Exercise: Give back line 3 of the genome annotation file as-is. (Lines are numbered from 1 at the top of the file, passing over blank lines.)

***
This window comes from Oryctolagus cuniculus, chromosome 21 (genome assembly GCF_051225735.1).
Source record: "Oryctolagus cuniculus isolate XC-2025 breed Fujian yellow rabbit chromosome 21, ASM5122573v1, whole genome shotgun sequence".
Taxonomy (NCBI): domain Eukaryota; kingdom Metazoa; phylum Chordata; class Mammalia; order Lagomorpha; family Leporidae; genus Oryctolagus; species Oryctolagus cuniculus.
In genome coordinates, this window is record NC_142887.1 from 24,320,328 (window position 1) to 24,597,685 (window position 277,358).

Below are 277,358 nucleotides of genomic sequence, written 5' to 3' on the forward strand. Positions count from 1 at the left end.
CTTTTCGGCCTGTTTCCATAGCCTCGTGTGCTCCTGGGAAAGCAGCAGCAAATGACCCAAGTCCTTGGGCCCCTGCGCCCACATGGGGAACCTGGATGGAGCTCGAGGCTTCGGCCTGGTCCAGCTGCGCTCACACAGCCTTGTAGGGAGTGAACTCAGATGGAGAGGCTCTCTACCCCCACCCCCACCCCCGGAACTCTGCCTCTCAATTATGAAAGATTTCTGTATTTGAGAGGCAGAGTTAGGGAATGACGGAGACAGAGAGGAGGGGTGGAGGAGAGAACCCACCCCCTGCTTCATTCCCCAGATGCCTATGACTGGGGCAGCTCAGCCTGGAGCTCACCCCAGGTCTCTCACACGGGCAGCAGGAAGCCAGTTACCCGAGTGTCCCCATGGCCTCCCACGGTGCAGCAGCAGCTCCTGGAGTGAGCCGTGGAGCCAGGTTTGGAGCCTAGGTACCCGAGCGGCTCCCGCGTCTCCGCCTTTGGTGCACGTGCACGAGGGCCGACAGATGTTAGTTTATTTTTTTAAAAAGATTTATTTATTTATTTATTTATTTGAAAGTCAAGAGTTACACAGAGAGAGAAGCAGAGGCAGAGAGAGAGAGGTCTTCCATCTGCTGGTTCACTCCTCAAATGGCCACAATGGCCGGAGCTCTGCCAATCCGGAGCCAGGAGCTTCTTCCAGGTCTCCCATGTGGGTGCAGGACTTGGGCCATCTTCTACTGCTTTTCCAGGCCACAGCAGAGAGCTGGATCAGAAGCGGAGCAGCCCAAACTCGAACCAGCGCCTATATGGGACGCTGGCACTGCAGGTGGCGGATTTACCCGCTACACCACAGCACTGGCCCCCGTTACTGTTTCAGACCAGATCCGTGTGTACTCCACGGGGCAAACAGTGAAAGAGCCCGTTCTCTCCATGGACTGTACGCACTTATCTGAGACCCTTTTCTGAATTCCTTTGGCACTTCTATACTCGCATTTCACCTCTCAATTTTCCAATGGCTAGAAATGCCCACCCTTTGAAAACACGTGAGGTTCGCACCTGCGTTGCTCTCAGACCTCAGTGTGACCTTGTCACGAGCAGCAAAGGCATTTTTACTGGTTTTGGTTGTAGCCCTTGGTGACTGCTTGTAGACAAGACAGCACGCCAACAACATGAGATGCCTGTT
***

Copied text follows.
Taxonomy (NCBI): domain Eukaryota; kingdom Metazoa; phylum Chordata; class Mammalia; order Lagomorpha; family Leporidae; genus Oryctolagus; species Oryctolagus cuniculus.